Credit: OPEN100 by Energy Impact Center

Saving The World Just Got Easier

By Bret Kugelmass

At the Energy Impact Center (EIC) we are committed to finding accelerated pathways to decarbonize the global economy by 2040. It is not enough to clean the electricity sector; future energy production must produce industrial heat, clean fuels, and power the direct air capture of legacy emissions as well.

Nuclear energy is the only technology capable of generating the quantities of low-carbon electricity needed to meet the world’s growing energy demand while accounting for its own lifecycle carbon emissions.

But we need far more nuclear power than currently exists to achieve our climate goals — one hundred times more. Achieving this vision will require the construction of nuclear plants that are more affordable and competitive. Despite being the single largest source of low-carbon electricity generation in the United States, over time the trend toward building ever larger and more complex reactors has made nuclear energy uncompetitive.

Complexity drives cost

To address these challenges, the EIC team conducted a critical review of the nuclear industry, conducting over 1,500 interviews with experts across technology, industry, economics, policy, and more. Contrary to popular rhetoric, we didn’t find an industry lacking in advanced technology or restrained by public opinion, but rather a sector marred by cost overruns — driven by escalating size and unnecessary complexity.

Instead of building bigger or more complex projects, cost reductions will be achieved by going back to a simpler, more streamlined process and adopting today’s best practices in construction — focusing on standardization and speed of delivery. Simply put, we can course-correct the nuclear industry’s downfall by taking what worked in the beginning and right-sizing it to fit today’s capital, infrastructure, and supply-chain constraints.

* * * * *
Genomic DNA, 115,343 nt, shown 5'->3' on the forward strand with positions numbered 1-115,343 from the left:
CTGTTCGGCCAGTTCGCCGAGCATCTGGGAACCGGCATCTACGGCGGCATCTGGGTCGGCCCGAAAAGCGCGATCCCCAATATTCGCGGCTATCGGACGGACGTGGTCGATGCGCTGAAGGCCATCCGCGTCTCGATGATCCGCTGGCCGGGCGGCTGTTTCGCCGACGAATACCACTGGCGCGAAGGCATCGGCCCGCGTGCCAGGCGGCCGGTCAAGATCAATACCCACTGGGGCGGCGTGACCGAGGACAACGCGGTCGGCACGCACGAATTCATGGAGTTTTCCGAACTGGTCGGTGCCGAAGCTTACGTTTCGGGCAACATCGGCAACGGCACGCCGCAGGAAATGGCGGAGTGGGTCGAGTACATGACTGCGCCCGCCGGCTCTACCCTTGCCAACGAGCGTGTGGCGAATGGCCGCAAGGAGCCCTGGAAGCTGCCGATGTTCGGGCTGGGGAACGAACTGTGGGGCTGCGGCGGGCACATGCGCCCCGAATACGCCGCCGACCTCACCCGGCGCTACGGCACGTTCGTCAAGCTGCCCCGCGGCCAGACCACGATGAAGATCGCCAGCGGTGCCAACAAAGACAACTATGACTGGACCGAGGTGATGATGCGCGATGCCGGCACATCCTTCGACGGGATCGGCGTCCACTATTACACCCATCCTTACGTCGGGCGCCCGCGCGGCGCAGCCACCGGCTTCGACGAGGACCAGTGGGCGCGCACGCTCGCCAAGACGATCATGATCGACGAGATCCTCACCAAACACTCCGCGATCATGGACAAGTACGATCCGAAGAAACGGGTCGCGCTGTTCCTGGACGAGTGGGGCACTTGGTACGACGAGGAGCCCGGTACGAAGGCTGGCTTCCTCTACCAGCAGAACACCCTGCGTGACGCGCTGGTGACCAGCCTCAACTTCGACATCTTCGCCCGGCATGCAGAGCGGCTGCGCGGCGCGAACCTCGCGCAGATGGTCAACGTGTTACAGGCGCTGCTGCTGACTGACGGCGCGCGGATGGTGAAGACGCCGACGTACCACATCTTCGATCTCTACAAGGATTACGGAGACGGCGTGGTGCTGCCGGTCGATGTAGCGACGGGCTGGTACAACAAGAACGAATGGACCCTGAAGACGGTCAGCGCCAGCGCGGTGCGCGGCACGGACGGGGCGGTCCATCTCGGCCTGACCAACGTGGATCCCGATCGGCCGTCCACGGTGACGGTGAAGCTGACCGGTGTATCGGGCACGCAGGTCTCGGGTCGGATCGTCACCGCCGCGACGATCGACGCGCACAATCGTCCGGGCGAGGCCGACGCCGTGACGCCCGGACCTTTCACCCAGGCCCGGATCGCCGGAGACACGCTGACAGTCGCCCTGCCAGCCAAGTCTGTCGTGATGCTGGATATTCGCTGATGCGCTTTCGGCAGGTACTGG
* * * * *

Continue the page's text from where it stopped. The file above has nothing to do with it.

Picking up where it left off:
Over the past six months, the EIC engineering team has built upon the success of its initial technical-economic analysis of the sector to create an open-source template for designing and constructing a nuclear power plant. This blueprint for future development includes no technological enhancements or scientific breakthroughs but rather focuses exclusively on construction methodology. It prioritizes plant economics and assembly time.

A new platform for energy innovation

Launching today, OPEN100 offers developers around the world three ingredients for a successful project: engineering schematics, construction schedule, and detailed economic analysis. This standardized pressurized water reactor (PWR) power plant is sized at 100MWe output to fit within project finance and timetable constraints. It is detailed enough for any utility to begin early site studies with +/- 20% cost predictability. It is abstract enough to allow for site-specific engineering details to be added, with a 50M dollar budget allocated per plant for such efforts.

Video showing the how the OPEN100 power plant is assembled from start to finish.